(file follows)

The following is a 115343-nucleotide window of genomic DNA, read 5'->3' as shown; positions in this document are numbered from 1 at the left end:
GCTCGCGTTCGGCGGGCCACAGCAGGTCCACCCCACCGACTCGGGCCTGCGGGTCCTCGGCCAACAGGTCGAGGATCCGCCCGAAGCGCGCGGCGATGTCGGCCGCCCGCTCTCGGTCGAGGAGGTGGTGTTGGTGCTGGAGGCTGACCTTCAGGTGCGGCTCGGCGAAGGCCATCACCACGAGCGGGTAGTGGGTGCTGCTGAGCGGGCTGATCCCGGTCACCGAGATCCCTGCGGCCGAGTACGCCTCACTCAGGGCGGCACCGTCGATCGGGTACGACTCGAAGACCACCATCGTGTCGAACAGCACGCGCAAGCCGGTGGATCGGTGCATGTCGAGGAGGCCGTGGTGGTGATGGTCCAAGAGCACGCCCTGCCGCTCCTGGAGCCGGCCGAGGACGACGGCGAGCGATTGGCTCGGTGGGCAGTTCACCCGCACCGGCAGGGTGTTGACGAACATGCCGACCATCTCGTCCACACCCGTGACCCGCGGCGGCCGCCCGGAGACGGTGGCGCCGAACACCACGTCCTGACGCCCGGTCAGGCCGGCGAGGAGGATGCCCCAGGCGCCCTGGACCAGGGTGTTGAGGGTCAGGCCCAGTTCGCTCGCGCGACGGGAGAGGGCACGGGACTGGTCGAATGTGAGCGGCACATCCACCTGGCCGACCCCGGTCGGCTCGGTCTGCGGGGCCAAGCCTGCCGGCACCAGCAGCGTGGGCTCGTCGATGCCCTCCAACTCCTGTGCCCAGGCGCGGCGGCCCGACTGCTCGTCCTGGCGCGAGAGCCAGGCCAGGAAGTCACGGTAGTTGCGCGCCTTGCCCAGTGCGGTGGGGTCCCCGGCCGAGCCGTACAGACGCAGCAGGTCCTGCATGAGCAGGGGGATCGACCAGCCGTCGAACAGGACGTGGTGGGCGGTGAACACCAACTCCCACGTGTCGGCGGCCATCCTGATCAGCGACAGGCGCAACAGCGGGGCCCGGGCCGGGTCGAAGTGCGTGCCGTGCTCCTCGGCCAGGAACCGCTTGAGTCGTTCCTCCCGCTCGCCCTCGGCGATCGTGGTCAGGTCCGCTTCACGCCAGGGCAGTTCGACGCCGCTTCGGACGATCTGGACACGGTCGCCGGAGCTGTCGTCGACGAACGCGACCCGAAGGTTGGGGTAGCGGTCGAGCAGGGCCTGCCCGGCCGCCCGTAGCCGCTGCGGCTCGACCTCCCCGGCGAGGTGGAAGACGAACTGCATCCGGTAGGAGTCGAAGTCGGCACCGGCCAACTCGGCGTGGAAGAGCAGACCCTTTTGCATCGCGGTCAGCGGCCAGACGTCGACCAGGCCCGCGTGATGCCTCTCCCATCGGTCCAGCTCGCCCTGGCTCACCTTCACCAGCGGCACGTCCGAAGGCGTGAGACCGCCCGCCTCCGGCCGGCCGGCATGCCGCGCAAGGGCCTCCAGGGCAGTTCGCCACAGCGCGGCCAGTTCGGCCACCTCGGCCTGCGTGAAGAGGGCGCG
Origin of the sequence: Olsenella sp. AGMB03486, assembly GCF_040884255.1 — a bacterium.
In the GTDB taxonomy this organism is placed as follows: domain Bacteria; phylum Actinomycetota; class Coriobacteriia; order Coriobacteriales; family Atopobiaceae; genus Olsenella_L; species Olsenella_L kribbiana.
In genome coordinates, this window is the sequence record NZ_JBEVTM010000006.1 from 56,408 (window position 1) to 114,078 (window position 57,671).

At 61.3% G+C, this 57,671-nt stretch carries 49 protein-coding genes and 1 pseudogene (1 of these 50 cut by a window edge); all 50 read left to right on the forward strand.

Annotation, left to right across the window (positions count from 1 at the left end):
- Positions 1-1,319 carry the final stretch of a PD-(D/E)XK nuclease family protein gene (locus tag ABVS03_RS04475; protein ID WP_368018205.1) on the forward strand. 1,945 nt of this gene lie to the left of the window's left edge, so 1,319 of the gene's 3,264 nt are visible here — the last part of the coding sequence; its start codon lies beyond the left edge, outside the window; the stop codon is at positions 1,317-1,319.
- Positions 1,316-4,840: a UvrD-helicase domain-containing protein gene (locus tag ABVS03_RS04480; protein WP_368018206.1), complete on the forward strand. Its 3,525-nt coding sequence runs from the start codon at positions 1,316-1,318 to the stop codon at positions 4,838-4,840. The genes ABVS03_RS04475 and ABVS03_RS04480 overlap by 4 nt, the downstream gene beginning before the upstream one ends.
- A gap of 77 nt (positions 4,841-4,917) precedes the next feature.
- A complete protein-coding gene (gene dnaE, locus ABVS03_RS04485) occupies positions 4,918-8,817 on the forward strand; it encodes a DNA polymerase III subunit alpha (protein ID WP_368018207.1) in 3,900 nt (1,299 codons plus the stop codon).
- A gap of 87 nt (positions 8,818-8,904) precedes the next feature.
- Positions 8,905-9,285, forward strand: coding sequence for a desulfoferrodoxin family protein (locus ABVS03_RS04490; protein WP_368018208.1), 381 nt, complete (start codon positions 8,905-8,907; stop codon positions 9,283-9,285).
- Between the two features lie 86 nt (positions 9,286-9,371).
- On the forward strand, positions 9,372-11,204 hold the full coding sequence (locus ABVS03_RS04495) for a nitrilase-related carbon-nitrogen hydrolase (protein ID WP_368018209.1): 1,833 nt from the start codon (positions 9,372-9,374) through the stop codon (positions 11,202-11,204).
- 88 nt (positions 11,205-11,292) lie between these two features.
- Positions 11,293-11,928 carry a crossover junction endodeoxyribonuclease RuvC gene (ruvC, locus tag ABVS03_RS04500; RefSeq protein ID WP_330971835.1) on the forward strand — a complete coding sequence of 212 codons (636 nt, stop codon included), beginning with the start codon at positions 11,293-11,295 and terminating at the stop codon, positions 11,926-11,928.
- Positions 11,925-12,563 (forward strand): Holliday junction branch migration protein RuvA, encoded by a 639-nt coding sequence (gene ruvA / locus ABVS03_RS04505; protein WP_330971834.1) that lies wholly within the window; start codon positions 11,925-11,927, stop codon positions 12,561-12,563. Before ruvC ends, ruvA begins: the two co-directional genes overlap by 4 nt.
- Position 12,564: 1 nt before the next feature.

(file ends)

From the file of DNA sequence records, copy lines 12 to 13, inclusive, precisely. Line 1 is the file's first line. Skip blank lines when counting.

- A gap of 87 nt (positions 8,818-8,904) precedes the next feature.
- Positions 8,905-9,285, forward strand: coding sequence for a desulfoferrodoxin family protein (locus ABVS03_RS04490; protein WP_368018208.1), 381 nt, complete (start codon positions 8,905-8,907; stop codon positions 9,283-9,285).